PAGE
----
From old timers to newcomers to new immigrants, from the elderly to the young, all demographic groups can be engaged in these community-run spaces. Community gardens typically function under a democratic structure, which leads to greater civic engagement, as well. Garden members collectively make decisions, plan for the future, and work together to address problems. This creates political empowerment, especially for those who were not previously affiliated with any similar organizations. Garden members are more likely to know about what’s happening on their block, in their community, and in their city, thanks to their group’s internal communications and external connections. A survey of more than 6,000 people by the Center for Active Design found that neighborhoods with community gardens or public art in vacant lots near their homes reported elevated measures of trust, participation, stewardship, and local voting. Studies have also linked the creation of community gardens to reductions in crime. Their presence makes people feel empowered, involved, and connected to their communities. While the democratic structure might mean there are more conflicts, some argue that this is all for the better in the long run. Here’s Zach Williams again.
Zach Williams: I tend to think that like if people are all in a room arguing, upset, with like some stake in the issue, that that’s actually a good conversation—like I’ve kind of tried to set up some of those situations so people can actually dialogue because, you know… if people are talking about things and there’s difficult questions and we’re talking about gardens, where the chickens should be, around shade or what we should grow, then that shows that they care, and that shows they’re involved. And so sometimes it’ll present as a difficulty or a challenge but we need to read it as involvement and as like people with buy-in because if it’s just the people who are super happy to be there and it’s all a good story, I wonder who’s excluded or who doesn’t feel like they’re in.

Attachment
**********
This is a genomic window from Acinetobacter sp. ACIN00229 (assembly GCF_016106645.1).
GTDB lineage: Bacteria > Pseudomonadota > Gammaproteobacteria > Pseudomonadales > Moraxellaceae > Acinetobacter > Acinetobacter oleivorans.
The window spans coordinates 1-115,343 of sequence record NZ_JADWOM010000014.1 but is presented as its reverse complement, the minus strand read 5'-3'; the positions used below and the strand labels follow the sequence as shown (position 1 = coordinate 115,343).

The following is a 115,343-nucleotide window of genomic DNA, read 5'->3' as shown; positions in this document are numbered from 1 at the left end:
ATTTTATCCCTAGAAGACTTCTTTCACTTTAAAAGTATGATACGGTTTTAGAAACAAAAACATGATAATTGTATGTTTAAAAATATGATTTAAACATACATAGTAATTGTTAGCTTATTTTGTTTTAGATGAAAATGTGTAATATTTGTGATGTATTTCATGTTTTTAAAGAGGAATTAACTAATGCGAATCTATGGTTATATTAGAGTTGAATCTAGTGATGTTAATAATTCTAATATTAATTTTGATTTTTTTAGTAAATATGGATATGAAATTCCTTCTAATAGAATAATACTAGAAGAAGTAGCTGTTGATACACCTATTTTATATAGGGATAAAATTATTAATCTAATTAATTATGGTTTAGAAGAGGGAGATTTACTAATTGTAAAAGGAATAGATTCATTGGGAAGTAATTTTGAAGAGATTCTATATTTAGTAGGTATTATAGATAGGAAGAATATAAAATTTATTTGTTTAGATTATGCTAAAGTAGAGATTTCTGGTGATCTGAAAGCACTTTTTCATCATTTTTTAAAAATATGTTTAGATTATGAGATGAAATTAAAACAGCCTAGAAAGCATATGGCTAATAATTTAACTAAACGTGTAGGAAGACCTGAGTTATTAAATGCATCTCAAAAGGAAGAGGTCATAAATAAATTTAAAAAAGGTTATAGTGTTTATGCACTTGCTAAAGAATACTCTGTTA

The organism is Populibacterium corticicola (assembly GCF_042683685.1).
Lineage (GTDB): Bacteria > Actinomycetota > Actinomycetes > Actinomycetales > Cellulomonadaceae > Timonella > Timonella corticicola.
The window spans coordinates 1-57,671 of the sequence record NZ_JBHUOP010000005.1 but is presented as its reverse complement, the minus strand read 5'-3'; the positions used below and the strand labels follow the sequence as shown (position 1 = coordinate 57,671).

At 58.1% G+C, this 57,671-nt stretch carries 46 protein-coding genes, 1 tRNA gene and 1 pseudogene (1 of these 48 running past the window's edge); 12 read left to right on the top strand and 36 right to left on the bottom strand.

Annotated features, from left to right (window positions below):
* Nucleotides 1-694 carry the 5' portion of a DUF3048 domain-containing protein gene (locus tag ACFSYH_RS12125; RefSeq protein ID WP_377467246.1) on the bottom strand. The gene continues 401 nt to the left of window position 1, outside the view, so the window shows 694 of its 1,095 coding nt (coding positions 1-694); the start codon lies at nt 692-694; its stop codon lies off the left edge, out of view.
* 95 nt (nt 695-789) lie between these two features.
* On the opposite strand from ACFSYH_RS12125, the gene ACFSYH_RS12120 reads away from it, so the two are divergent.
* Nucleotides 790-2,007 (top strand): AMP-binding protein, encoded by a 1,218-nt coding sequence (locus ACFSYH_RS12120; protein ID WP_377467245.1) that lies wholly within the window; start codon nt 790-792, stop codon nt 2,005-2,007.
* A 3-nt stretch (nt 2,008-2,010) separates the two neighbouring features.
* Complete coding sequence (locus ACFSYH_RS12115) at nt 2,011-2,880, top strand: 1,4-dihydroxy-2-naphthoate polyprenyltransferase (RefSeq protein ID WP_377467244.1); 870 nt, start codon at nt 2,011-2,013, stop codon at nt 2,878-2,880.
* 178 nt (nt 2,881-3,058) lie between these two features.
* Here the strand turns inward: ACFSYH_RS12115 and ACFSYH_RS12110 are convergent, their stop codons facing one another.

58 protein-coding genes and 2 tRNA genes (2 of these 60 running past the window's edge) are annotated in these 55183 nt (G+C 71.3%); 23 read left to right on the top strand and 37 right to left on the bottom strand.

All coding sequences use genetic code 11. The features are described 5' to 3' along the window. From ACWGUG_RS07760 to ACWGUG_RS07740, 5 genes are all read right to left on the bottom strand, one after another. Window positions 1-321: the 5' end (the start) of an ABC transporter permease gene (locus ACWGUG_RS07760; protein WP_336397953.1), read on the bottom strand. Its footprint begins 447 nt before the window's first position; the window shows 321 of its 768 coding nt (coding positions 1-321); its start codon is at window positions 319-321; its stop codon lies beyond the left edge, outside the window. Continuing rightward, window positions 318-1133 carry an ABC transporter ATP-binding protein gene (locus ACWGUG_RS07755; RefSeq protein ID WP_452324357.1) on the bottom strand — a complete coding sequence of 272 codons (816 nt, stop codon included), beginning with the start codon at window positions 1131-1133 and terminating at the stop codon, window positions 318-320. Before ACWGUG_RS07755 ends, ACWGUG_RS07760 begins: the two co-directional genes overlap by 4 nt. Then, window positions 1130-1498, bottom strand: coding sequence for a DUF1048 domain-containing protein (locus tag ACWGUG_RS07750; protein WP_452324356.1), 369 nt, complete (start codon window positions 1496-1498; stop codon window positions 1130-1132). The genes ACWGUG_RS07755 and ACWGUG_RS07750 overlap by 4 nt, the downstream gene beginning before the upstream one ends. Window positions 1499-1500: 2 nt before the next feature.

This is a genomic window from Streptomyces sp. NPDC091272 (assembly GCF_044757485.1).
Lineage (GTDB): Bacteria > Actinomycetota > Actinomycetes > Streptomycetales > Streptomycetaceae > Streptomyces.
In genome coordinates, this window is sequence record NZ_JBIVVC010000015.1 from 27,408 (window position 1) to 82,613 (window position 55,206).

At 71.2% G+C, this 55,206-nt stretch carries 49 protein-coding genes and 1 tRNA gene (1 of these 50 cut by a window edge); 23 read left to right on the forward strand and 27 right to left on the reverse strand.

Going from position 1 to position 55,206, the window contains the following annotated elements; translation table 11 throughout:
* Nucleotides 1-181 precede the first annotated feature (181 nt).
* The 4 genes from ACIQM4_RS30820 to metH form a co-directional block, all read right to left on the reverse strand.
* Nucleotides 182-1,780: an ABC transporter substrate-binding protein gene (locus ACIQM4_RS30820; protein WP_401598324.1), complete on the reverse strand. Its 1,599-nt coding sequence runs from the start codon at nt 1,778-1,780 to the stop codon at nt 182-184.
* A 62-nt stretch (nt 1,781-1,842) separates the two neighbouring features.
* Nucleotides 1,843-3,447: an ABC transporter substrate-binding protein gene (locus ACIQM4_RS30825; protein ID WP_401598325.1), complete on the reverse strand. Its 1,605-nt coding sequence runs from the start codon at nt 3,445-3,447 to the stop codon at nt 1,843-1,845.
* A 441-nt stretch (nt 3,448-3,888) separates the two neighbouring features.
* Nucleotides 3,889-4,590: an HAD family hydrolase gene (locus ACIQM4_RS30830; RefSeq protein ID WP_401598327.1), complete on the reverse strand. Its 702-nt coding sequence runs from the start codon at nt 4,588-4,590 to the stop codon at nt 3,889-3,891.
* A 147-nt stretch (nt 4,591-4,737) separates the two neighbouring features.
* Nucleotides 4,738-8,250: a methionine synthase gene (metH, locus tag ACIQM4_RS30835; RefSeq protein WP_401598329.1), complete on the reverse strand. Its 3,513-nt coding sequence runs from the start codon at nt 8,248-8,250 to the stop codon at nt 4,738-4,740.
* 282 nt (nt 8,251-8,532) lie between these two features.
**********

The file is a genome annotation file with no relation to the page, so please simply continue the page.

Community gardens can also translate to monetary returns, as a study published in 2007 by New York University proved. The researchers compared New York City homes near gardens to homes not near gardens, picking ones with similar surrounding socioeconomic conditions, and then they catalogued their property values over time. They found that homes within a quarter mile of a community garden rose more in value than other comparable properties within the same time frame. Adjusted for today’s inflation, values on homes rose an average of $9,000 to almost $13,000 five years after a garden opened. They also assessed the conditions of the gardens and found that the highest increases happened around the best-kept gardens in the most low-income areas. These calculations demonstrate the monetary value community gardens generate for nearby homeowners, but there are also many other factors that can raise or lower property values in similar ways. One of the co-authors on this study was Vicki Been, a law professor who went on to serve as Commissioner of the New York City Department of Housing Preservation and Development, or HPD for short, which is the city department responsible for building and developing housing, A.K.A. the department often at odds with community gardeners in their tricky pursuit of the best way to balance the city’s space and needs. Her participation in this research goes to show how complex the decisions are for public agencies trying to get the most they can out of public assets, and the research itself confirms that well-kept community gardens attract homebuyers. One of the gardeners I spoke with who was featured on our first episode mentioned that he and others have purchased their homes considering the garden on their street as a contributing factor. Here’s Greg Anderson, gardener in Crown Heights, Brooklyn.